Post-Doctoral fellow at the Ethics of AI Lab at the University of Toronto's Centre for Ethics
With a formal background in Analytic Philosophy and Information Studies, I joined the STS program. My dissertation, The Role of Knowledge in the Formation of Trust in Technologies, is situated between STS, Social Epistemology, and the Philosophy of Technology. It deals with trust in two emerging technologies: conversational AIs (such as chatbots and virtual assistants) and blockchain networks. While the first emphasizes interpersonal trust and anthropomorphism in human-machine relations, the second mostly regards trust as the outcome of a reliable technical architecture with social governing mechanisms. I explore the social shaping of trust and the role of one's knowledge in its formation. My main argument is that some philosophers who neglect the role of technologies in the epistemic analysis of trust, and some technologists who try to bypass the role of humans in socio-technical systems - are misguided. I suggest a framework for the analysis of trust that considers what both sides focus on separately - socio-cognitive and technical aspects.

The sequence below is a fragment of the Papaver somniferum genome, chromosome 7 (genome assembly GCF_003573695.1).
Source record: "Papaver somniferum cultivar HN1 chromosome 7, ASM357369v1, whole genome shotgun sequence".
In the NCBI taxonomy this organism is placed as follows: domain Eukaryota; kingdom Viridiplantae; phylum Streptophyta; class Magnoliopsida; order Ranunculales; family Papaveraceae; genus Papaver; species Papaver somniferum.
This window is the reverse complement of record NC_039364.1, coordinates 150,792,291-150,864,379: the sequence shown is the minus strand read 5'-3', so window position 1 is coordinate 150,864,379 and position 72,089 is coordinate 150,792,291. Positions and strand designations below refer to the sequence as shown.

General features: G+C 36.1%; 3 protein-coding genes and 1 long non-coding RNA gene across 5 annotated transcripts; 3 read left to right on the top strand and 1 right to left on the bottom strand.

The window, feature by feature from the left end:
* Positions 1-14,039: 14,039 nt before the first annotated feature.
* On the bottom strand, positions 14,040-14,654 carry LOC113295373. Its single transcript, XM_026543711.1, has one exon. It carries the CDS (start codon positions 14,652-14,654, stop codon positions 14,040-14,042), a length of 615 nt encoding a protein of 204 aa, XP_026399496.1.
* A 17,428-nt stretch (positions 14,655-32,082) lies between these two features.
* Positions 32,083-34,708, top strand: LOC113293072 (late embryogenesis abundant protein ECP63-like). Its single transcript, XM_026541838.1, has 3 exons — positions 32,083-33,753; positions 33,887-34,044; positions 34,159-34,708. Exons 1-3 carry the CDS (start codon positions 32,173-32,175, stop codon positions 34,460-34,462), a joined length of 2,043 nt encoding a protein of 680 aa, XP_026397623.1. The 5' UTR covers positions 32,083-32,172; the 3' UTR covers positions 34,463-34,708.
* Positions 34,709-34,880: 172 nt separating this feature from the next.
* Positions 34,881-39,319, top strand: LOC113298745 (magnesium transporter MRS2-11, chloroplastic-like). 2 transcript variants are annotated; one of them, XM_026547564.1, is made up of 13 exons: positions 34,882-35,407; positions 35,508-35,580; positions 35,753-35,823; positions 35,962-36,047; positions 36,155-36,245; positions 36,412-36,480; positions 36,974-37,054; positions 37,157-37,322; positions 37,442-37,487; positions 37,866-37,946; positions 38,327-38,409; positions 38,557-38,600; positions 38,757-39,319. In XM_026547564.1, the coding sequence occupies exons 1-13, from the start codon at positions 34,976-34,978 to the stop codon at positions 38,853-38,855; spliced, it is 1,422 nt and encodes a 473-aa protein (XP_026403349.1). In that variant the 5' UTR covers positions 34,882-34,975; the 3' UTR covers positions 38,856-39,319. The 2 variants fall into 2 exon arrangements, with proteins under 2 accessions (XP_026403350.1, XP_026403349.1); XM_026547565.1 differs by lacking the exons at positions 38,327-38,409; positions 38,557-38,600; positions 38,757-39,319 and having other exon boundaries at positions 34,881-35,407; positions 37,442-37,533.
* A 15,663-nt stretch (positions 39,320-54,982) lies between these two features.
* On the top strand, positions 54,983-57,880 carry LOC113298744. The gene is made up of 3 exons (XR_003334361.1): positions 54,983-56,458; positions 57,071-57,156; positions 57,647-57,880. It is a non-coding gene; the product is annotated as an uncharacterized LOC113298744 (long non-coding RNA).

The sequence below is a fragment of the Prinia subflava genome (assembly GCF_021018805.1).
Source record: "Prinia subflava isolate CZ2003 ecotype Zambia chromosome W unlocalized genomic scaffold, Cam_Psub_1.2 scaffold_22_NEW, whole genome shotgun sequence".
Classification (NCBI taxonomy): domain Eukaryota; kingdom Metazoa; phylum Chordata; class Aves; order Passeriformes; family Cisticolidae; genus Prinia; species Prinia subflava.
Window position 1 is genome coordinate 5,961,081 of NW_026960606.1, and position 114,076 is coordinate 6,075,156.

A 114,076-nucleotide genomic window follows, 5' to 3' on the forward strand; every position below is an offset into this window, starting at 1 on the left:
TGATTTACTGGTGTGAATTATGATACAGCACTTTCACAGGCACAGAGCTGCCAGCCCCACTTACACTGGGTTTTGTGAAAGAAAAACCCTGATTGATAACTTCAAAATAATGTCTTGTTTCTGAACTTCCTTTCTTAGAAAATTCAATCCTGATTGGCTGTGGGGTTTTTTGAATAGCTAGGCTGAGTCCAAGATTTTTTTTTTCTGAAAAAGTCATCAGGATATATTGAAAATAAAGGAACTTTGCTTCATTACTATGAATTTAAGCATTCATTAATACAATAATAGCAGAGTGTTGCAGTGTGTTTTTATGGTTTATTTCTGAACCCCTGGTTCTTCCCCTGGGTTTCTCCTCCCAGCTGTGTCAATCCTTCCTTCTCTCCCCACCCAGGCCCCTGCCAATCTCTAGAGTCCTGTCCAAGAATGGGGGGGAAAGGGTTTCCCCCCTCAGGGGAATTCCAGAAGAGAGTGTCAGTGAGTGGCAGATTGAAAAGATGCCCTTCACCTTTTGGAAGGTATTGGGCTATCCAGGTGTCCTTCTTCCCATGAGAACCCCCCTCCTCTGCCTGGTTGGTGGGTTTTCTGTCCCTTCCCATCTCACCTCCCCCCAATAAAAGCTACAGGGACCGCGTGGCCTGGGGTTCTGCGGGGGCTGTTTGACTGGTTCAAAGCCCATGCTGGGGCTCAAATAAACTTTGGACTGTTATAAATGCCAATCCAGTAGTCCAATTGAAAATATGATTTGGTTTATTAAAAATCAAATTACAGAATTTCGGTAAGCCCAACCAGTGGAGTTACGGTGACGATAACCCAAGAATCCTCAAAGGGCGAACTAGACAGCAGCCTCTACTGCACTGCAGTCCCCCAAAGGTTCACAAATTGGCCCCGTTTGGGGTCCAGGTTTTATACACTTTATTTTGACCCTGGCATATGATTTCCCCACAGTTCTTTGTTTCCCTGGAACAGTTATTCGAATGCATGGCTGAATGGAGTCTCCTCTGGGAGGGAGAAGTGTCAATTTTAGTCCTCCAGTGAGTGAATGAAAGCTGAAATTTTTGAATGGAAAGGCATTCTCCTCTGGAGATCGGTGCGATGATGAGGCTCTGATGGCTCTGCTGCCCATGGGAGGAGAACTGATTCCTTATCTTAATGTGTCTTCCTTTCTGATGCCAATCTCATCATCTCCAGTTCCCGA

I am currently a post-doctoral fellow at the Ethics of AI Lab at the University of Toronto's Centre for Ethics.